Wednesday, May 22, 2024

Six South Island marine reserves unveiled

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New reserves situated between Oamaru and The Catlins.
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Six new marine reserves in the lower South Island – home to some of the country’s most endangered species – have been unveiled.

Conservation Minister Willow-Jean Prime and Oceans and Fisheries Minister Rachel Brooking joined Kāi Tahu representatives in announcing the reserves, which are situated between Oamaru and The Catlins.

“Protecting our oceans and their biodiversity for future generations is important to this government,” Prime said.

“In August we announced our plans to protect the Hauraki Gulf. Today, we’re announcing six new marine reserves in the South Island.”

The announcement has angered some local fishing groups, who say the Otago marine area was not at risk and the process lacked proper consultation.

Prime said the new reserves increase the area in marine reserves around mainland New Zealand by more than two-thirds.

This graphic shows the location of the new marine reserves in Otago and Southland.

“This spectacular coastline from Oamaru to Southland is home to some of our most endangered species, like hoiho/yellow-eyed penguin, toroa/northern royal albatross and pakake/New Zealand sea lion.

“It includes estuarine and tidal lagoons, rocky reefs, offshore canyons, giant kelp forests and deepwater bryozoan or lace coral thickets, and an array of marine life that were under pressure from human activity.”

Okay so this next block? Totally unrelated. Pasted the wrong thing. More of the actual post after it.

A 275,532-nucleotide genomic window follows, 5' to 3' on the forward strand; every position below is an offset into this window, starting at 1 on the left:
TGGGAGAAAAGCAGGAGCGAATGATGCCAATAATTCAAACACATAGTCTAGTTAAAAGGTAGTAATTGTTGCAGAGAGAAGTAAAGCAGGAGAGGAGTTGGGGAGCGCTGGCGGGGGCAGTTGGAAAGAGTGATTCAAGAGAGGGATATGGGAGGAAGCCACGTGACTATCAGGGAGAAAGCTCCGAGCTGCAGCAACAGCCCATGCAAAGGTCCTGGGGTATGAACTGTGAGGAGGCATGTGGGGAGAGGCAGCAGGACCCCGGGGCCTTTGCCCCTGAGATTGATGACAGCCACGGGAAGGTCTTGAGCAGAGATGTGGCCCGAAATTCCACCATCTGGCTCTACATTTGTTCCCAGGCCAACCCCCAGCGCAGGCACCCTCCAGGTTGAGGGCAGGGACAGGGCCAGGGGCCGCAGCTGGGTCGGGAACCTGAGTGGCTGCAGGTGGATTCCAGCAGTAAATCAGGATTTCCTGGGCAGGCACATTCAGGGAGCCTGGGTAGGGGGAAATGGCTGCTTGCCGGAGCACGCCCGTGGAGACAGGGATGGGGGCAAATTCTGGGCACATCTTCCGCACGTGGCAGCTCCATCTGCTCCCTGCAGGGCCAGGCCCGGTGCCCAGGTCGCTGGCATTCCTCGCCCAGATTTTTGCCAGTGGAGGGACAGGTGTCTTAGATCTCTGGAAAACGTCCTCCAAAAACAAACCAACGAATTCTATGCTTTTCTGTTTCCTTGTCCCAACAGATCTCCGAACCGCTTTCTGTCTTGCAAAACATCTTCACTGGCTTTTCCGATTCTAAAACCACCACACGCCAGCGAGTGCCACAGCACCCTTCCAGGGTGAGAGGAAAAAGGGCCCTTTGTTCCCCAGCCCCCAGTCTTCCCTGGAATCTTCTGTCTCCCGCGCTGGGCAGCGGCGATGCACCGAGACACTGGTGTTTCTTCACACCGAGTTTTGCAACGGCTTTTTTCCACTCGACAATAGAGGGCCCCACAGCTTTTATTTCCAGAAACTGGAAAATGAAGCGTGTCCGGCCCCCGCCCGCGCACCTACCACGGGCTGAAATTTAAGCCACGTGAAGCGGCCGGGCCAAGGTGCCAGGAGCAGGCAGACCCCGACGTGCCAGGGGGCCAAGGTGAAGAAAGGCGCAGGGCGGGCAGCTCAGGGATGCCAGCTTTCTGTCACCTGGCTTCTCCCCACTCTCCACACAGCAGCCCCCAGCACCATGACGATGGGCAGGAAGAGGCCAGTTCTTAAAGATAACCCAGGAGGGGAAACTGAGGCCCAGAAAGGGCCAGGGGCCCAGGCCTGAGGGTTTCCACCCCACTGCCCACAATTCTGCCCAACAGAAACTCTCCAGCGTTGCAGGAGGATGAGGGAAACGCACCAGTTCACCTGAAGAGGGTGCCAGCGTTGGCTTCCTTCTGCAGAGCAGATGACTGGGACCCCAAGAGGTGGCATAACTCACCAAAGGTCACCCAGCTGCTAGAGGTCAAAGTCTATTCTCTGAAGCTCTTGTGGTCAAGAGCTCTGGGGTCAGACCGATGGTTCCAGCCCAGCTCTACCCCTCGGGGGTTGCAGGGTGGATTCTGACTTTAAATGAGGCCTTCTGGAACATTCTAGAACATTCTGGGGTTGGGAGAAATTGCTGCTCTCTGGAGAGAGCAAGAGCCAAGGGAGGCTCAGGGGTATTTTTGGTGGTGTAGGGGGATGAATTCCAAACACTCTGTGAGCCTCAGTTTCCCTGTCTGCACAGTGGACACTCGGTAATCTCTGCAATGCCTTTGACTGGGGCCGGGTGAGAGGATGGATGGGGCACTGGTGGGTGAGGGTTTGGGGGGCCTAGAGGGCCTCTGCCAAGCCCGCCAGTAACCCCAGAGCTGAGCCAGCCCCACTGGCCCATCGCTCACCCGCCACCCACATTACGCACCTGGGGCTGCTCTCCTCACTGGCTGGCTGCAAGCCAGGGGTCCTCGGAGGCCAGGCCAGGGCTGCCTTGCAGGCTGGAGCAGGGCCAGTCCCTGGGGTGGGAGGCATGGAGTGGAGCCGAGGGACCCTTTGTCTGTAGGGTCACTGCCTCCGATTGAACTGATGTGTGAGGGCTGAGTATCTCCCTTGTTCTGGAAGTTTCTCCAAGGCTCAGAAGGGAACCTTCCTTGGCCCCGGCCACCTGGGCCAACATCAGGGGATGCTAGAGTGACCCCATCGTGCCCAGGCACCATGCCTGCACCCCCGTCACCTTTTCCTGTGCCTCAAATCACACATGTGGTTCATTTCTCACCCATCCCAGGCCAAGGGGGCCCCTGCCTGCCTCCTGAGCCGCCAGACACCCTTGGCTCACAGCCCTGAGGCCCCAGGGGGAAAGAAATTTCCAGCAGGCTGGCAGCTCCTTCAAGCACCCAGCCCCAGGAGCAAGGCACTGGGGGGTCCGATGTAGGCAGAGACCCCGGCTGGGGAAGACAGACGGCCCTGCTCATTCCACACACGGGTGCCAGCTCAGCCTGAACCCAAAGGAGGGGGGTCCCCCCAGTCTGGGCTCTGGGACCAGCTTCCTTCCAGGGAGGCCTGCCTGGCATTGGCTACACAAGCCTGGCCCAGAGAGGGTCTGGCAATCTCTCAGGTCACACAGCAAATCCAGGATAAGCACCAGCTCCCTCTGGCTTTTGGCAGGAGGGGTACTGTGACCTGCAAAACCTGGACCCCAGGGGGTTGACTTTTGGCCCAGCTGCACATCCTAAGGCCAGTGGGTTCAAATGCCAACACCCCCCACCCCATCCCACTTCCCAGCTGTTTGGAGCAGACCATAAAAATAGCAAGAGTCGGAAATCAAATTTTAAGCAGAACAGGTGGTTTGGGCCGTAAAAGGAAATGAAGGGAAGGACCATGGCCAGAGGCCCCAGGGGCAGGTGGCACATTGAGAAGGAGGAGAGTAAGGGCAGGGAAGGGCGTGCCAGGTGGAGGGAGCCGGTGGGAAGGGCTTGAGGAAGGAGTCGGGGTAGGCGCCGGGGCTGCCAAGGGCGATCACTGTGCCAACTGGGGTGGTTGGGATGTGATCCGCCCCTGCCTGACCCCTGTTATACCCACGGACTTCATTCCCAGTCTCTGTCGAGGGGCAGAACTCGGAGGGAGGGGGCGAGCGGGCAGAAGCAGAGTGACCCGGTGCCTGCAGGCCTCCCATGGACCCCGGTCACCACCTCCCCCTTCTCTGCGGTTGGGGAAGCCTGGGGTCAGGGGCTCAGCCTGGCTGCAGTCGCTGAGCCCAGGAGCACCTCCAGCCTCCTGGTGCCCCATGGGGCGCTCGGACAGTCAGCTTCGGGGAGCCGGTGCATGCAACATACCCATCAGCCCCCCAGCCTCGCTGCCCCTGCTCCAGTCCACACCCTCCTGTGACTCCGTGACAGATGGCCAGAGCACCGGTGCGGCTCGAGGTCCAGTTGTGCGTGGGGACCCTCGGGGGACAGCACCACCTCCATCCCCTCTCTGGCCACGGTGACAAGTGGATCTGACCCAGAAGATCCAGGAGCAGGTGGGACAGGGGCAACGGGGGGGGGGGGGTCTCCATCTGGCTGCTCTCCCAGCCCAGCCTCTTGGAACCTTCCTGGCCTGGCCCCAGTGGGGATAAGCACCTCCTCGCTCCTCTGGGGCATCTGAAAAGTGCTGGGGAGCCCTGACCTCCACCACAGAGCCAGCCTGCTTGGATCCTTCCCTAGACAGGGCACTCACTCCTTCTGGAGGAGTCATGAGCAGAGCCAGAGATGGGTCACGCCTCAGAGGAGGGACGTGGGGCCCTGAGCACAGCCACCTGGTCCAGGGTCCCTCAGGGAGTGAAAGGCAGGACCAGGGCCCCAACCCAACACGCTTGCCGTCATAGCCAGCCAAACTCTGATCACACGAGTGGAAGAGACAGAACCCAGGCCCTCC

Prime said close engagement with mana whenua had been important and provisions have been made for Kāi Tahu to continue to access the marine reserve areas for practices that enhance their mātauraka Māori (traditional knowledge) and retrieve koiwi tākata (ancestral remains), artefacts and marine mammal remains.

“Kāi Tahu will work in partnership with the Department of Conservation to manage the marine reserves once they are in place.”

Brooking said The six marine reserves are the first step in creating a network of marine protection in the area, and build on the government’s track record of protecting the oceans.

“From tightening the rules to around fish being discarded at sea and putting cameras on commercial fishing vessels, to stopping bottom-trawling the vast bulk of the Hauraki Gulf, this is a government that understands you can’t have a successful commercial fishing industry in an unhealthy ocean,” Brooking said.

As well as the six marine reserves announced, the government is looking at using fisheries management regulations to protect a further five areas, along with a proposed kelp protection area. Brooking said 90% of more than 4000 submissions have shown there is broad backing for the proposed network. 

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